Why are enthalpy of combustion and molar mass of organic compounds proportional?

I noticed that when you graph heat of combustion against molar mass, you get a completely straight line with a correlation of 1. I know that the longer the chain is, the stronger the LDF get, so it is expected to see an increase in heat of combustion if molar mass increases. Though, I don't know why the curve is completely straight. You can see heat of combustion against molar mass of alkanes in the graph below.

• What is LDF? Where did the data come from? Apr 14, 2021 at 6:46
• @BuckThorn London Dispersion Forces. Apr 14, 2021 at 12:37
• What are the units of the quantities in your data table?
– Karsten
Apr 14, 2021 at 13:03
• @KarstenTheis Since I am showing a relationship between two variables which can be found even in the question's title, I do not think units or error calcuations are relevant as long as there is consistency within the data. Apr 14, 2021 at 13:28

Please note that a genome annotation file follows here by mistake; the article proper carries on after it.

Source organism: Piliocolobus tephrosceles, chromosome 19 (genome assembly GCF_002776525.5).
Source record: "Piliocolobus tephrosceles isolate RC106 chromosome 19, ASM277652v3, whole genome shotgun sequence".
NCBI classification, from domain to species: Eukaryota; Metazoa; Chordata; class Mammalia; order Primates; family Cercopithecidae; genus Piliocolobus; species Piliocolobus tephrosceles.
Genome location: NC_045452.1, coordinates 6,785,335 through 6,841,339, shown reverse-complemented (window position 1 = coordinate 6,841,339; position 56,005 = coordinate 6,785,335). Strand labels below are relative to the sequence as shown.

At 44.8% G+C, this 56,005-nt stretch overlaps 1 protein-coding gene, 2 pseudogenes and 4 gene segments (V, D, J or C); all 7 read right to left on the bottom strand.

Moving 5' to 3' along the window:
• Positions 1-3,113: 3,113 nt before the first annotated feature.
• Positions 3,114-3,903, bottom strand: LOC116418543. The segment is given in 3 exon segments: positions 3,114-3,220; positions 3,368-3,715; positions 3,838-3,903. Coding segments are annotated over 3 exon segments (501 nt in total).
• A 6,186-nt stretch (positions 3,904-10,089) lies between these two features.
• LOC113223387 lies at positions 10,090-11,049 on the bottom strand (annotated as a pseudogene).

• You don't need the units to show linearity, but you do need the units when comparing the order of magnitude of the combustion enthalpy to the enthalpy of breaking London dispersion forces. And you need the sign to by consistent (these reactions are exothermic, and breaking London forces is endothermic).
– Karsten
Apr 14, 2021 at 14:20

$$\begin{array}{lrr} \hline n\text{-Alkane} & T_\mathrm{b}/\pu{K} & \Delta_\mathrm{vap}H(T_\mathrm{b})/\pu{J mol-1}\\\hline \text{Methane} & 112 & 8176\\ \text{Ethane} & 184 & 14640\\ \text{Propane} & 231 & 18832\\ n\text{-Butane} & 273 & 22390\\ n\text{-Pentane} & 309 & 26352\\ n\text{-Hexane} & 342 & 28850\\ n\text{-Heptane} & 372 & 31800\\ n\text{-Octane} & 399 & 33972\\ n\text{-Nonane} & 424 & 36910\\ n\text{-Decane} & 447 & 38750\\ \hline \end{array}$$
Instead, the heat of combustion scales with the number of carbons (see e.g. this table and graph) because the number of $$\ce{C=O}$$ and $$\ce{O-H}$$ bonds made (and the number of $$\ce{C-C}$$ and $$\ce{C-H}$$ bonds broken) also scales with the number of carbons.